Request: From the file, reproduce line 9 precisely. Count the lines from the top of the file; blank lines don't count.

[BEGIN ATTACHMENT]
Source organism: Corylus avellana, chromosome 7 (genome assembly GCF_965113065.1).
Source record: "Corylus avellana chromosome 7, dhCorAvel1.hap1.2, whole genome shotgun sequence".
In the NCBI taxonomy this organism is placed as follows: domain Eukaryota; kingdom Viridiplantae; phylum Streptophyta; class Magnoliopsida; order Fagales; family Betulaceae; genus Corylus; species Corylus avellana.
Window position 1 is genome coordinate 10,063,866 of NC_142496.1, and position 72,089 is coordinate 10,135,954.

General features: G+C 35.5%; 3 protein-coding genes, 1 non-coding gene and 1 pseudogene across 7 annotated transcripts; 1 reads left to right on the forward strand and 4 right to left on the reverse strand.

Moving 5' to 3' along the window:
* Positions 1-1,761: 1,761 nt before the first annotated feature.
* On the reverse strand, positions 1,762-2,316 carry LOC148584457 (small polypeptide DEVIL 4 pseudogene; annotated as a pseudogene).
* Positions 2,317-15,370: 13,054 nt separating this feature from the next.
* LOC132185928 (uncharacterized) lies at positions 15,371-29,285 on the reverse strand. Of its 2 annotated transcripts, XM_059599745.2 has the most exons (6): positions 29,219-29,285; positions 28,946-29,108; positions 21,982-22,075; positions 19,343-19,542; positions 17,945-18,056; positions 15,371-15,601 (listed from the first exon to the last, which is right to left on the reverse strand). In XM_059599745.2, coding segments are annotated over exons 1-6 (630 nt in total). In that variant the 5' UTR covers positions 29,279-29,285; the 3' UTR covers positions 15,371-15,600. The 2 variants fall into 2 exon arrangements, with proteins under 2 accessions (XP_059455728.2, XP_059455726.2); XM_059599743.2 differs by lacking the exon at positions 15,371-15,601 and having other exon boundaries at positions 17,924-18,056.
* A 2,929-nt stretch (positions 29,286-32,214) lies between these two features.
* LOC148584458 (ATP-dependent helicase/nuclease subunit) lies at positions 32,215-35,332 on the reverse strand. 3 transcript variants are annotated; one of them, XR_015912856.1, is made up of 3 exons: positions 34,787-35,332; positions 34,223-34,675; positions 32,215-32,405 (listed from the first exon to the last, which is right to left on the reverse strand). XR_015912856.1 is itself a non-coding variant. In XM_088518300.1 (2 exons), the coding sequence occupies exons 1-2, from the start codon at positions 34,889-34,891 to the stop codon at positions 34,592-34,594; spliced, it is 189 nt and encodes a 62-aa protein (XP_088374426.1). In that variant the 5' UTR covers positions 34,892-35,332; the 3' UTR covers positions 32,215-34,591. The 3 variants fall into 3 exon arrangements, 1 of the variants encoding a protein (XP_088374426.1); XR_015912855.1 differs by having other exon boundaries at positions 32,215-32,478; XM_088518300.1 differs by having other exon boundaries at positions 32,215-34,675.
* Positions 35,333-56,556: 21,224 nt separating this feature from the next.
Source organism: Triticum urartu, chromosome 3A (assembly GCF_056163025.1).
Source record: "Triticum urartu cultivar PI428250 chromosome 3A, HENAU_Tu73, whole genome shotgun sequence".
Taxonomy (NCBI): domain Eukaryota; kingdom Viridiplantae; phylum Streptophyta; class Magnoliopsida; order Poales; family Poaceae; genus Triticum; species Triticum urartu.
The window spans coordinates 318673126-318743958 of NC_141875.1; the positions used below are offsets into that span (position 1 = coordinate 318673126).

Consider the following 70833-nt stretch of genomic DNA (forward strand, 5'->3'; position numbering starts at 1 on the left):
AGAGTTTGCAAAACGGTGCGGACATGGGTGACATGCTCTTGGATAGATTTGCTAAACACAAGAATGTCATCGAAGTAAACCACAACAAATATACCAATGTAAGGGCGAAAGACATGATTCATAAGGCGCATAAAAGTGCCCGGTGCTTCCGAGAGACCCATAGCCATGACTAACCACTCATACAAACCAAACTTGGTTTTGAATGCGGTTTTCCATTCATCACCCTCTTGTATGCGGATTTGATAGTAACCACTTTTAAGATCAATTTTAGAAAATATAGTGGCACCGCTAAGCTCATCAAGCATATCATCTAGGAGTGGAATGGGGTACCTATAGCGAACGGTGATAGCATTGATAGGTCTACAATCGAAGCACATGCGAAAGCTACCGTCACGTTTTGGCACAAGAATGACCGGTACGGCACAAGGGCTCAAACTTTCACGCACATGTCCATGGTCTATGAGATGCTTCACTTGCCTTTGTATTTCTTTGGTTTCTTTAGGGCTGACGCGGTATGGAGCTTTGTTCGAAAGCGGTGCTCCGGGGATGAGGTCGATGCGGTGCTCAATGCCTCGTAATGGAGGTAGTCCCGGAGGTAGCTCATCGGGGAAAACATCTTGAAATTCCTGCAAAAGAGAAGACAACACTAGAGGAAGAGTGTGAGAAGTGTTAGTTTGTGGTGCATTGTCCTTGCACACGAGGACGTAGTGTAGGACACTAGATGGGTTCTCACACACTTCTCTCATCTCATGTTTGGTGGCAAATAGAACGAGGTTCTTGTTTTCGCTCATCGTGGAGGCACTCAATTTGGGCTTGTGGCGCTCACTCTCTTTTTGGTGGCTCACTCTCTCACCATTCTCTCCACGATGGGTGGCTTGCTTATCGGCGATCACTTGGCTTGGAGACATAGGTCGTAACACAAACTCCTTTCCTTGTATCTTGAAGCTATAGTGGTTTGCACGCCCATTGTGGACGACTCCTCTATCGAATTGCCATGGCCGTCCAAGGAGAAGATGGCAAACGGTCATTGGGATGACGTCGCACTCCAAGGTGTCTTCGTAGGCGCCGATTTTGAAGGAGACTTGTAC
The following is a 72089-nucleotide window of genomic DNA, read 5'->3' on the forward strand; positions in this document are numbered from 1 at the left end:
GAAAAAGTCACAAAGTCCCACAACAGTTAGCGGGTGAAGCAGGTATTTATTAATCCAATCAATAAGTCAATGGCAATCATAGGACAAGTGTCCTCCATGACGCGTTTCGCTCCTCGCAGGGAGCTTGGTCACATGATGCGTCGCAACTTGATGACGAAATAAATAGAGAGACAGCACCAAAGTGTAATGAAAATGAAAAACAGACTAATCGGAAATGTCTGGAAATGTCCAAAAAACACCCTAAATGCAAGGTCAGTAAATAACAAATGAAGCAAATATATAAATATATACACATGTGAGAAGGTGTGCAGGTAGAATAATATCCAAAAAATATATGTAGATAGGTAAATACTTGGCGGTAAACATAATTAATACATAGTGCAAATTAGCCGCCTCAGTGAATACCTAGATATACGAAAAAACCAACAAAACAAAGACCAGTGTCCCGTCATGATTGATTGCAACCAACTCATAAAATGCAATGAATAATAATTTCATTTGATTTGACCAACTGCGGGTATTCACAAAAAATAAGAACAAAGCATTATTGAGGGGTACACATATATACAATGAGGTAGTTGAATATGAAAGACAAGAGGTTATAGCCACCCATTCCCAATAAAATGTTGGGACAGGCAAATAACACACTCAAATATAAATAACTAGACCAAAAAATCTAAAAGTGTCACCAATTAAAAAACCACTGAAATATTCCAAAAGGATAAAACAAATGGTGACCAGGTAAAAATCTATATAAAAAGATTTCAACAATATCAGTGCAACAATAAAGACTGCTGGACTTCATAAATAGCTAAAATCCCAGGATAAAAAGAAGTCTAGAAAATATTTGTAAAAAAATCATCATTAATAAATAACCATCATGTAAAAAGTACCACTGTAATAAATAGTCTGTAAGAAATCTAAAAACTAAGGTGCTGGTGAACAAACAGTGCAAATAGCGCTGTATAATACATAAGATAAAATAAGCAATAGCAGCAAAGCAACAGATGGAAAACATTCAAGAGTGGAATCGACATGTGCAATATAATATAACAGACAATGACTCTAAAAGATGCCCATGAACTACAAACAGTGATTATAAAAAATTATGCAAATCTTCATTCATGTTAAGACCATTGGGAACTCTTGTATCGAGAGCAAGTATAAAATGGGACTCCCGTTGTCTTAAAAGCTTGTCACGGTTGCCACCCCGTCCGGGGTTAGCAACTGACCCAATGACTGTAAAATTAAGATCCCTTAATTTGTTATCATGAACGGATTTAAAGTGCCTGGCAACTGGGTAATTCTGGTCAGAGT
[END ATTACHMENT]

* Positions 2,317-15,370: 13,054 nt separating this feature from the next.